Data-driven marketers who work in or report on organic search typically understand the importance of keywords and rankings. A lot of an SEO’s time and energy is spent poring over keyword ranking reports and keyword research. But for all the effort given to looking at keyword ranking data, often we neglect the act of analyzing search results in the wild. How often do we sit down to recreate queries and review the first one or two pages of results at a granular level?
Data is most useful when it is grounded in a context that creates meaning and that can provide actionable insights, and ranking reports presented in columned spreadsheets, are sometimes just not sufficient for that task. This is where strategy and data meet, as a manual review of the results is far more likely to lead to the types of insights that will help marketers improve their rankings than simply studying a spreadsheet report.
In this post, we will cover 4 things you can learn from analyzing search results, and we’ll include two different types of search results: both external search engine result pages (SERPs) and internal site search logs.
Why You Should Report Once a Month, and How to Make It Look Easy
Agencies and marketers create SEO reports for clients to share their findings, establish trust and demonstrate accountability for their results. Clients, meanwhile, should green light those reporting efforts and thank those agencies and marketers for their hard work. Simple, right?
In practice, reporting your SEO results is a pain in the butt. It’s time-consuming. It’s stressful. And it confuses clients (“What are these metrics?” “What does this acronym mean?” “Why have rankings flatlined?” “Why am I paying you?”)
So why on earth would you choose to report more frequently than you do now? What could you and your clients possibly gain from monthly reports that you aren’t getting from your current “as needed” approach?
The answer: more than you’d expect.
This brief blog post will show you why monthly SEO reporting is too important to ignore. Furthermore, we’ve detailed five must-have sections to add to your monthly SEO report to ensure its success.
Understanding your audience is a huge part of making any marketing initiative successful. But when it comes to Facebook, knowing your competitors’ audience can be equally useful.
Facebook’s advertising platform offers a range of capabilities and features for targeting specific audiences. By identifying relevant and engaged audiences for ad targeting, organizations can run more effective campaigns with greater returns on investment (ROI).
When you’re building audiences for Facebook Ads, you have the option to create Custom Audiences from a preexisting list of contacts or customers or Lookalike Audiences for users similar to a preexisting list of contacts or customers.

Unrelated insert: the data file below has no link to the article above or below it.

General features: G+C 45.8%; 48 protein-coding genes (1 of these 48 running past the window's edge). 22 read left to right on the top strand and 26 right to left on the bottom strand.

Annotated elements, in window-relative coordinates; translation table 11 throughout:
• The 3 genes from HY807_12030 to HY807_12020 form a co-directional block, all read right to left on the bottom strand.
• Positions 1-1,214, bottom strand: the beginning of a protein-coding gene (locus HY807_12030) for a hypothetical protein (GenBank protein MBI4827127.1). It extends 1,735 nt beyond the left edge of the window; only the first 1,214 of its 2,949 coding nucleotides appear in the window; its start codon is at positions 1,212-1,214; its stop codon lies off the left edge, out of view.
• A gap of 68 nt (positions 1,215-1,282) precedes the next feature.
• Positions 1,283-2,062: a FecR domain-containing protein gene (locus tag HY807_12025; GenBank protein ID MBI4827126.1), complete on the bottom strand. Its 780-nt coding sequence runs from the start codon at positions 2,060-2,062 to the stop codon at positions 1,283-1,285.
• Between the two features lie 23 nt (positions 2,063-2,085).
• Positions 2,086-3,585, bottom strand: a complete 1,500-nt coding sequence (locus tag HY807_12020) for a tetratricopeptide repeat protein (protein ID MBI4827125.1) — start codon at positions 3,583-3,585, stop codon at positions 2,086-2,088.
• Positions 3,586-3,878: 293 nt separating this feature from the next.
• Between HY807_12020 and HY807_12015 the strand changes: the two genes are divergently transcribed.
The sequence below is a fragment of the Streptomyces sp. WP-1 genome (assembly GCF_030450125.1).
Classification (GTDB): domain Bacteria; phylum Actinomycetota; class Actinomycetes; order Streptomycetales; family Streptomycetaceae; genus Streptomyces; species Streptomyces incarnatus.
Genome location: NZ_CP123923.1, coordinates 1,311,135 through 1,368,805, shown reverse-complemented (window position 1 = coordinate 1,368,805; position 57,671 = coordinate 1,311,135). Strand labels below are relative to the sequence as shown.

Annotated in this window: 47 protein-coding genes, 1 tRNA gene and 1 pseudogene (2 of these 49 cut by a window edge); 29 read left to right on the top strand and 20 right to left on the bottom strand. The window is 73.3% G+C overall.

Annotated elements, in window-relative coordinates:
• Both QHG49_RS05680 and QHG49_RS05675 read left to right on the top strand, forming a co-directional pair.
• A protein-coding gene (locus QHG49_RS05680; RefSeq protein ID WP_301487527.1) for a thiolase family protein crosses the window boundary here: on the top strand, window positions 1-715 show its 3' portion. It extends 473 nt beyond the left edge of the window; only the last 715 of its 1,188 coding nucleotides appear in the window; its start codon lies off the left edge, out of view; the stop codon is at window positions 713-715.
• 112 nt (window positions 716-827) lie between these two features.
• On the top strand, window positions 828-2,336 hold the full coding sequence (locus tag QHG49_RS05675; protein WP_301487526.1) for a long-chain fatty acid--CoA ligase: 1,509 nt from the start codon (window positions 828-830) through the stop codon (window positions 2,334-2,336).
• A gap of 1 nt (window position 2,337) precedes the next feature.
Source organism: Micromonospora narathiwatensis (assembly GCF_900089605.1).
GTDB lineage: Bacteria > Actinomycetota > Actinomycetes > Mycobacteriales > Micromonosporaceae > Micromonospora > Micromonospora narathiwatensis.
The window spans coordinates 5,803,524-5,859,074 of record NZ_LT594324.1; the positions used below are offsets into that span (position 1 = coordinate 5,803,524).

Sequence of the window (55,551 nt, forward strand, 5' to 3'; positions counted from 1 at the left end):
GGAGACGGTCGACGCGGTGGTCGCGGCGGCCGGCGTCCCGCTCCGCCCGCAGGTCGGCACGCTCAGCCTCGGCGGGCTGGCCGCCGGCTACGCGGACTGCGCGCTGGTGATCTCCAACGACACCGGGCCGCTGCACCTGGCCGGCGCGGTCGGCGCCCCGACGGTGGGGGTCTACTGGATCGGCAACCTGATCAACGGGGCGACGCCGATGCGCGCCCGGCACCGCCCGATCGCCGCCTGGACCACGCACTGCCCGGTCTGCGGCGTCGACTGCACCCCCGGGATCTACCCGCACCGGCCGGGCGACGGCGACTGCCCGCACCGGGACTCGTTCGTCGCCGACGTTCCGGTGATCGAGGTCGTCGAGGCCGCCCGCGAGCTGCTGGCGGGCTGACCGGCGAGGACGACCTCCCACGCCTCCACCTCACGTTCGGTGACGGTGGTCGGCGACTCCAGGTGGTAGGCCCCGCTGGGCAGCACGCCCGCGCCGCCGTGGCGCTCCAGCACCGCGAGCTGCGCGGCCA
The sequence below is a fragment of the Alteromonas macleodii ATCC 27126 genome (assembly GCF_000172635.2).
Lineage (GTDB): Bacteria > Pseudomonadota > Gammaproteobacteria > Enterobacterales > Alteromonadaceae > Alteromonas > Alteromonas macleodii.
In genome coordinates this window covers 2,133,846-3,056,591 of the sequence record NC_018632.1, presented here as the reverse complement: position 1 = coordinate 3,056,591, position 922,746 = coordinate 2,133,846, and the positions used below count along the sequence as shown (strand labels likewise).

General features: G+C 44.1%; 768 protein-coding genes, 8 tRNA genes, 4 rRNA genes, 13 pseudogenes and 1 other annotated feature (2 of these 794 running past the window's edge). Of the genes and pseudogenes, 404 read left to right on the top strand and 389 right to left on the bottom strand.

But what if you don’t have a list of contacts on hand already?
Not a problem, a Custom audience can also be built using characteristics that define your ideal audience. The Core Audiences type allows organizations to create target lists based on a variety of personal user information, including demographics, location, behaviors, and interests. In this post, we’ll cover the Interests based targeting options in Facebook and review 3 ways to use Facebook Interests to build better audiences.
For the purposes of this exercise, the example organization we’ll use is called Bob’s Barbecue Smokers, who sells barbecue smokers that cost several hundreds of dollars. They are interested in identifying users who would be interested in such a product and have turned to Facebook advertising to set up their initial campaigns.
Agencies like to provide pay-per-click (PPC) services like AdWords because they can often be used to achieve results for clients quickly. Likewise, outsourcing the management of PPC campaigns to an agency is an attractive option for businesses that do not have the necessary expertise in-house.
In addition to running effective campaigns for your clients, your agency should also take the time to create and send each of them a monthly AdWords report. Sending regular reports allows you to demonstrate your AdWords expertise, builds trust through transparency and often uncovers opportunities to sell your clients additional services.
Some agencies avoid sending their clients AdWords reports because it can be time-consuming but skipping this opportunity for client communication is a mistake. This post explains why reporting is time well spent, what agencies should include in an AdWords report, and how you can streamline the reporting process to make it as efficient as possible.
May 10th was National Clean Up Your Room Day
, and to celebrate, you could clean your actual space. But we think it’s also a great reason to clean up your digital space, your website. When it comes to website clutter there’s one issue that is common to every website, 404 errors.
Broken links aren’t a severe website ailment, but they are a form of digital debris that can impact your website performance and user experience across channels.
A 404 (Page Not Found) error is a specific HTTP status code returned to user-agents like web browsers or search engine spiders. A 404 is returned when a server cannot find the specific URL that it’s being asked to serve to the browser. That’s the technical explanation, but for most everyday users, it means this dreaded screen:
404s in isolation can seem like no big deal, but their cumulative impact on a website can be significant. Business websites with pervasive 404 issues are almost certainly leaving money on the table and frustrating customers at the same time. In this post, we’ll review the 5 W’s of 404s and offer some tips for developing 404 clean-up plans.